Fake GSL cancellations create uproar@ByName:By Reuven M. Lerner
Bursar Shirley M. Picardi said yesterday that her office began receiving telephone calls on Tuesday at about 10 am. Between five and six hundred students have called since then, she added.
Picardi noted that the mailing was "not confined to specific dorms," and that "students all across the campus" had called to complain. "Some freshmen were crying," she added. Picardi was not sure whether graduate students had received the letters.
In a letter sent to The Tech Picardi said that "all of the students [who called the Bursar's Office] were upset, because [the letters] gave the definite impression that there was nothing they could do about it without hiring an attorney." The letter to students says that "further documentation . . . will be forwarded upon request of attorney." Picardi said that the "phone calls have tapered off" since Tuesday.
James F. Mahoney Jr., deputy chief of Campus Police, said that the Bursar's Office and Campus Police were working together to find out who sent the letters. He said that the Campus Police has "had the Bursar's Office save 10 to 12 letters," and that "we are going to try to trace the letters back through interdepartmental mail." Mahoney admitted that this might be "problematic."
The letters were sent through interdepartmental mail in blank envelopes without any return address, and were placed on photocopied Bursar's Office stationary. In addition, the word "HA!" was placed inside of the MIT "Mens et Manus" symbol. Mahoney said that notices of loan cancellation were normally sent "to a permanent address, via US Mail."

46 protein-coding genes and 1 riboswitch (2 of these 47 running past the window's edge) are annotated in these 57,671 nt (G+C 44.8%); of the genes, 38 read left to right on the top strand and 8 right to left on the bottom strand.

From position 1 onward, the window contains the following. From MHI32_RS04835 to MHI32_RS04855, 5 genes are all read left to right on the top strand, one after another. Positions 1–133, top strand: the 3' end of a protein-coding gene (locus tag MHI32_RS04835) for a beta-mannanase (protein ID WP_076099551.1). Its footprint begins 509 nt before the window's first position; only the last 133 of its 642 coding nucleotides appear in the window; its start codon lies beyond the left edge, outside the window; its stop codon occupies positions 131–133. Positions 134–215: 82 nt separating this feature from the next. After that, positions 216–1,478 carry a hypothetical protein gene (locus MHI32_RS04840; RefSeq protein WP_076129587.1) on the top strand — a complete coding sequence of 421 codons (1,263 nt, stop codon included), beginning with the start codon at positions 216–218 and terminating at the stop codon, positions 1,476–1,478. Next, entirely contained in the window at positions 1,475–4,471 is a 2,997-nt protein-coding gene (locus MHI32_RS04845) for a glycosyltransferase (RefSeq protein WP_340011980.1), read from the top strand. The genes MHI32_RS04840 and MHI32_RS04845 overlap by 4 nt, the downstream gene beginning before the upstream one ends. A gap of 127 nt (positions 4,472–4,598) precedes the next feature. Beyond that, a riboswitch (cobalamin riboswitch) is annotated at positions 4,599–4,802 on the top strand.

The letter from HA! implies that this would not the group's final activity. They wrote that they "plan to change" the amount of hacking that takes place on campus.
Picardi was "distressed" to see "so many students so upset" about the mailing, and said that "we care how students deal with financial problems." "Their minds should be on their academic pursuits," she added.
Mahoney said that "if we have any names or inkling of who did it, we will refer it to the Office of the Dean for Student Affairs." He was not sure what kind of action the Dean's Office would take.
"This has never happened to the Bursar's Office, nor to any office that I know of," Picardi said. She added, "I have been here since 1970. I have seen a lot of hacks, and most of them are funny and do not hurt people. I think that this one hurt students."